thousand dollars per tree, and shall replace each tree destroyed or
removed with another tree approved by the enforcement officer.
Replacement trees shall be planted near the location of the damaged or
And in Pound Ridge, NY:
And in your (now slightly less vegetative) native state:
What you don't know can fuck you up, too.
BTW, don't post the same question twice, and particularly don't start
a new thread to do so.
On Fri, 08 Jul 2011 15:28:08 -0700, RicodJour wrote:
OK. I looked it up and called the county tree hugger. Where I live, there
is, apparently, no such thing as a protected species. ALL species of
trees are protected, in these parts of California, above a certain size.
- All trees more than 1 foot in diameter at 4.5 feet height are
"protected", regardless of species.
- Protected means you need a (free) permit to cut them down but not to
- Then you need a 'notification period' to allow the neighbors to block
- You can cut the tree down only after the notification period if the
permit application is approved.
- You need to take a picture of the trees to be cut, and describe the
species and show what you will replant with (with a property outline
showing the trees and the plans).
- The species only matters because of something they call 'species
value', which means an oak, for example, is 'worth more' than an
eucalyptus to the environment - which they use in their replacement
- In addition, any tree of any size is 'protected' if it's in the county
right of way, which is anywhere from 4 to 12 feet inward from the road.
Those 'county' trees all need permits from county roads and airports.
I asked about dead and dying trees, and the county engineer said that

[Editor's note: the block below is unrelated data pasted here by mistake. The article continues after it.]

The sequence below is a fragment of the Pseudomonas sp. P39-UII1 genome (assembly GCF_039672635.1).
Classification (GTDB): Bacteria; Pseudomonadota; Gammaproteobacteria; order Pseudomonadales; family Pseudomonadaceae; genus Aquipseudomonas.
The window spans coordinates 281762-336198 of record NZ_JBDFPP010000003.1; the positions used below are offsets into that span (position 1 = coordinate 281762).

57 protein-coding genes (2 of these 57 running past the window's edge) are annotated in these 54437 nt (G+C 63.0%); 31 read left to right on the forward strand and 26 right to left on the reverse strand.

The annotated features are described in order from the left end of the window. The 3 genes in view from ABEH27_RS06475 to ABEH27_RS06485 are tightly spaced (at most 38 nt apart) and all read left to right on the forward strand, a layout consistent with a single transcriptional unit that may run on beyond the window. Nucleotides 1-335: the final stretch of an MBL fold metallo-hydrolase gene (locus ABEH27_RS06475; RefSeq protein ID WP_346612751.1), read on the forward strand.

those trees do not need a permit; likewise with downed trees.
However, if someone complains after the tree has been cut down, then, he
said, there could be what he called, 'a problem'.
Generally there is no replanting requirement nor a notification period
for dead and dying & downed trees (for example, the myriad Monterey Pines
or California Oaks which die suddenly out here).
He suggested, if the tree is dead or dying or down, then to, at the very
least, snap a picture of the tree, in case someone objects. Otherwise, he
said the safest route is to get an arborist's report which says so; and
submit that report with the application for the permit to remove.
If the county agrees that the tree was dead or dying or down, then they
will notify me that there will be no permitting requirement.
Interestingly, there is a spot on the form for who will do the work, but,
there is no requirement it be done by an arborist.
I have no idea what you're talking about. The second thread is about how
long it takes an oak to dry. This first thread is about how to top a tree.
Two totally different topics (although it's the same tree). :)
PS: The tree was dead and/or dying. I swear.
Sounds similar to a situation my friend had. They have a lakefront
cottage that had some really nice trees. The lake area used to be a
sleepy little place until a second ring of properties were built. So it
is basically nice little lakefront cottages ringed with giant McMansion
"cottages". They went out to their cottage only to find the trees had
been cut down at the direction of a McMansion cottage owner because they
wanted to improve *their* view.
Move your bedroom downstairs and enjoy the view. Before you know it
you will be too old and feeble to make it up the stairs anyway. The
consensus of opinion here is that topping the tree is a just not a